Troubled Waters: From the Bay to the Ocean, Assessing Coastal Policy in the U.S. (with Fieldwork in South Florida during Spring Break)
Led by Howard Ernst, Seiden-Levi Fellow, this program provides a select group of Gettysburg students (limited to 10 students) with a unique opportunity to gain a greater understanding of marine policy issues, to apply social science research methods, and to develop their leadership skills. These objectives are achieved through guided discussion sessions, readings, and the completion of an original research project in which participants plan and implement a rigorous field study. Students are provided meaningful opportunities to interact with environmental policy leaders and to learn from leading scholars in the field.
Each student will lead a major aspect of the environmental policy research project and will help plan and implement the spring field study.
The program concludes with student presentations during the annual research symposium.
Please note that the program is taught from a social science perspective and is not intended for students who desire to conduct natural science research.
The Environmental Leadership Program is open to all students who have an interest in marine related policy issues, who want to gain research experience, and who desire to refine their leadership skills. Hiking, biking, and swimming are elements of the program, and students should be prepared to engage in these activities. The program is for the full 2018-2019 academic year and participation is required at all sessions.
Please note that the program is limited to 10 students and selection is done on a rolling basis. Students who are interested in the program should apply as soon as possible, but only if they are able to attend all components of the program (see tentative program schedule).
Know, Do, Understand, Lead
Knowledge Based Objectives -
After completing this program, participants will know:
- The major environmental threats facing coastal regions today (e.g., eutrophication, agricultural runoff, pesticides, sewage, coastal development, marine resource management, sea-level rise, acidification…).
- How competing worldviews influence ideas regarding environmental management of coastal regions (e.g., shallow ecology, deep ecology, radical environmental thought…).
- How market failures relate to environmental conditions in coastal regions (tragedy of the commons, negative externalities, weak property rights, trans-boundary disputes…).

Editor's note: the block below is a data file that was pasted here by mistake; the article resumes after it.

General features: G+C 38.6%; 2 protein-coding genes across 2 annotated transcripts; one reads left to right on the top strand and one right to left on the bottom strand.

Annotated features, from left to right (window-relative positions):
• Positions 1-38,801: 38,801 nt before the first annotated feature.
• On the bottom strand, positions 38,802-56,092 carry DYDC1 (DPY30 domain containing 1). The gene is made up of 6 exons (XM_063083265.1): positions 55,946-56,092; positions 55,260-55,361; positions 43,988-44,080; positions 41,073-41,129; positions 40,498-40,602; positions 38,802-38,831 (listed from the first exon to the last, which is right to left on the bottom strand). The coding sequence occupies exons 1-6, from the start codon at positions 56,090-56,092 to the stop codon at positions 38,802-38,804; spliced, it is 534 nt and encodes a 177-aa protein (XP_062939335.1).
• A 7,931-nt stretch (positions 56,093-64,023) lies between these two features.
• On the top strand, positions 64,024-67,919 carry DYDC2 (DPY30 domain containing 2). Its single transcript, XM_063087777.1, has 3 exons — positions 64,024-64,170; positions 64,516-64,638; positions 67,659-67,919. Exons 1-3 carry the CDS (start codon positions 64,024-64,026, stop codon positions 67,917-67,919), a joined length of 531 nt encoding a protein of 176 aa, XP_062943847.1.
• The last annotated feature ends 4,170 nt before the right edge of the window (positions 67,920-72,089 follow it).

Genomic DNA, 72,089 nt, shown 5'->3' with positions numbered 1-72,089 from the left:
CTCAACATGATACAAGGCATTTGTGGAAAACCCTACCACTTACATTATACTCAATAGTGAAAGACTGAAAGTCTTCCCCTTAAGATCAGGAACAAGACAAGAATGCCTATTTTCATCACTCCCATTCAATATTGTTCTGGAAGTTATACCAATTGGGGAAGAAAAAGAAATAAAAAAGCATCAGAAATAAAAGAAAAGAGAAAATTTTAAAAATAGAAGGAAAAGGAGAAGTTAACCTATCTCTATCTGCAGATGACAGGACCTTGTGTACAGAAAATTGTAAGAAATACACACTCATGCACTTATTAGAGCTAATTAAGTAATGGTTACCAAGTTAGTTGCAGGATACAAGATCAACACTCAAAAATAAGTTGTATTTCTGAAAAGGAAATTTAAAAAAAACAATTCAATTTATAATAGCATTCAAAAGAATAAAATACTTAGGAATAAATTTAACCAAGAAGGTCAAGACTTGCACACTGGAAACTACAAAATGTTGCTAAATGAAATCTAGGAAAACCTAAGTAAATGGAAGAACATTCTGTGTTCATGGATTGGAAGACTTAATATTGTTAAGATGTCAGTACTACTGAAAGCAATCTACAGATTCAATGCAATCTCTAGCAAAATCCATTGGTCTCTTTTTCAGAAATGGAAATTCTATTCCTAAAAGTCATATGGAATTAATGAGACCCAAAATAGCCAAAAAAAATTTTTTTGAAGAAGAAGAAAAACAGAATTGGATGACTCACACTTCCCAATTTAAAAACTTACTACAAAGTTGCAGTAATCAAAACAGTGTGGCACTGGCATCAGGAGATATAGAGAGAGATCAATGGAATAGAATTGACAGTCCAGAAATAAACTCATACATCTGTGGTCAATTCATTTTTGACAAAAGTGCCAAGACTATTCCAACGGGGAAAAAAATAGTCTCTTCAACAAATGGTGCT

- The major policy options available for addressing market-based environmental problems in coastal regions (regulatory, consensus-based, market-based…).
Skill-Based Learning Objectives -
After completing this program, participants will be able to do the following:
- Apply the social science policy model described in Chesapeake Bay Blues (by Howard Ernst) to a specific environmental problem faced by a coastal community.
- Discuss complex environmental policy readings in a seminar setting.
- Plan and lead a group field experience related to a coastal community.
- Conduct in-depth elite interviews with leading authorities in the scientific and policy communities.
- Publicly present the findings of their research at the student-led research symposium.
Values-Based Learning Objectives -
After completing this program, participants will have a greater understanding of:
- The connections between environmental management and economic, political, and cultural factors.
- The tension between economic developing and achieving environmental sustainability in coastal regions.
- The global nature of threats to marine resources and coastal environmental conditions.
Leadership-Based Learning Objectives -
After completing this program, students will develop the following leadership practices:
- Practice Various Group Decision-Making Models (authoritarian, consultative, democratic, and consensus).
- Experience Various Leadership Roles (self-leader, active-follower, peer-leader, group-leader)
- Practice Leadership Self-Assessment (identify their personal leadership style, keep a leadership journal, and deliver a leadership talk).
- Practice Leadership Peer-Assessment (Identifying blind spots and engaging in after action feedback).
The program is divided into three complementary parts: A) structured discussions that provide students with the conceptual grounding necessary to understand the annual theme; B) field experiences that enable students to research the annual theme; and C) a student run symposium in which seminar participants present the key lessons from their research.
Please visit our Application Center to apply by September 14, 2018.